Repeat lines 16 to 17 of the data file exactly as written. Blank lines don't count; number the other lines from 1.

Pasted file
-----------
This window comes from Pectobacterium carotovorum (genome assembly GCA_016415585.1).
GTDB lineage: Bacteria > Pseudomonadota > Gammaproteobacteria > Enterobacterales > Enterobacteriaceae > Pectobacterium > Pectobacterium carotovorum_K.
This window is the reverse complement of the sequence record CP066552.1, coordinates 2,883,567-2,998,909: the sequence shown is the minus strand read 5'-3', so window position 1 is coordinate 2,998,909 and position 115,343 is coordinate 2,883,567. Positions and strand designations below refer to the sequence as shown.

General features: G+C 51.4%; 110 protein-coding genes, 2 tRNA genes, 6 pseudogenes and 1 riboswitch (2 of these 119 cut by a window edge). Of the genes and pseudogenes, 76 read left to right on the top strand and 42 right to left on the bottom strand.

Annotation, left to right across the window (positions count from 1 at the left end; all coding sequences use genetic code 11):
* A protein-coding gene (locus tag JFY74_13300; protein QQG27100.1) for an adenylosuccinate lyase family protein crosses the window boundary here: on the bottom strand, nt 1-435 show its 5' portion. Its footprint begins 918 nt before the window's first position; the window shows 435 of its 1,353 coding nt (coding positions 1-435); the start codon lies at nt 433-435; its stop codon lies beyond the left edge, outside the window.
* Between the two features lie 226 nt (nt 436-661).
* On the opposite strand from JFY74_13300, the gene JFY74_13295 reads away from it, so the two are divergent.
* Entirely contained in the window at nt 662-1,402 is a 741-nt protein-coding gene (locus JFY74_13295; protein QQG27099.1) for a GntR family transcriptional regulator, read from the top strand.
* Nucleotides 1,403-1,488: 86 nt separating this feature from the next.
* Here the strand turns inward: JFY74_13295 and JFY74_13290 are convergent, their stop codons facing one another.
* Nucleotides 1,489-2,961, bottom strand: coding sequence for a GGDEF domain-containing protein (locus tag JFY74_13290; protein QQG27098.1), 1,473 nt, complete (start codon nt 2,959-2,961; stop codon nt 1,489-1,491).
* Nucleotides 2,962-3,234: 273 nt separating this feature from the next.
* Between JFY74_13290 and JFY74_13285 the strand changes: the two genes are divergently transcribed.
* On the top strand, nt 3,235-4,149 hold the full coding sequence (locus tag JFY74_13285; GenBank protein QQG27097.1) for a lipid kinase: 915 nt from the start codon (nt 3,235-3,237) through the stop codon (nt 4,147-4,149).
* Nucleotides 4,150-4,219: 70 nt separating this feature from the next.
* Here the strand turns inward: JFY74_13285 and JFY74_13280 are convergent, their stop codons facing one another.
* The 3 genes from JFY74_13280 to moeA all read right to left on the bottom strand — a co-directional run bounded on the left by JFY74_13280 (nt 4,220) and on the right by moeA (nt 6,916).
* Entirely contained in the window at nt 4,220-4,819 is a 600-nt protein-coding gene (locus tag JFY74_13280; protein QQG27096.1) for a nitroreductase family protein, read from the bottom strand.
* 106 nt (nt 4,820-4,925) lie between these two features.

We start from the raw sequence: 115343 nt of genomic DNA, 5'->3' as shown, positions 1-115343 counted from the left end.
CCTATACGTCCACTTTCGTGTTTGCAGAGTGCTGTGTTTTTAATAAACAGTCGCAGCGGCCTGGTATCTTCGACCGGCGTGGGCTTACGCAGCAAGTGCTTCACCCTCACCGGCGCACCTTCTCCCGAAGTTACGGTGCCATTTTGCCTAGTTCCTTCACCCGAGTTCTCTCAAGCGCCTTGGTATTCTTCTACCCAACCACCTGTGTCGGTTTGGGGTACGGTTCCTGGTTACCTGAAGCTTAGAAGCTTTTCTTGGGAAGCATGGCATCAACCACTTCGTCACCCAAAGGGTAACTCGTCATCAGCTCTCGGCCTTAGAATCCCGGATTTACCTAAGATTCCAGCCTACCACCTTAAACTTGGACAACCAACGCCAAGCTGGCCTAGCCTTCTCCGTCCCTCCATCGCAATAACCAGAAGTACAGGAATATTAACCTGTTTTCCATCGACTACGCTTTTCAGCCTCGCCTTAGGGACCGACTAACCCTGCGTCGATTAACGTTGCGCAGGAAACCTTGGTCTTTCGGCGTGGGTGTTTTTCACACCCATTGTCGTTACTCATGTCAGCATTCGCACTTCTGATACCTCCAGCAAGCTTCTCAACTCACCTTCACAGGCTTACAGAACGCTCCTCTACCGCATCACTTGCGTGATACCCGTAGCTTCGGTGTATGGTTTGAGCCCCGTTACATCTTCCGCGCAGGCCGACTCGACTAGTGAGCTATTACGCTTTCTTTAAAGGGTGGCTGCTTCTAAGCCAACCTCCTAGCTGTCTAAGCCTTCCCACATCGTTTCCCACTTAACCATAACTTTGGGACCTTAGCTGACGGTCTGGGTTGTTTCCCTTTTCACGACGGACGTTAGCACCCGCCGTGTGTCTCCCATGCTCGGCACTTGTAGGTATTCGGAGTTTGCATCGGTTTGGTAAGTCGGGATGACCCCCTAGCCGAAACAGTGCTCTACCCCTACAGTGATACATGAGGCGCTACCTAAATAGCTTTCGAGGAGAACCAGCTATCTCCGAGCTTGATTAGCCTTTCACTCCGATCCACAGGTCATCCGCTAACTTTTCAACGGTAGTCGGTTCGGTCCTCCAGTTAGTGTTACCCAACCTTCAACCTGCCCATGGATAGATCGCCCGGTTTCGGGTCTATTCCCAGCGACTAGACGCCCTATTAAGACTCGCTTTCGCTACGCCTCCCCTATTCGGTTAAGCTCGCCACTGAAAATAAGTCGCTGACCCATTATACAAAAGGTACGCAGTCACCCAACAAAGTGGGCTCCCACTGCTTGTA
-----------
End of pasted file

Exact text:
* Nucleotides 4,150-4,219: 70 nt separating this feature from the next.
* Here the strand turns inward: JFY74_13285 and JFY74_13280 are convergent, their stop codons facing one another.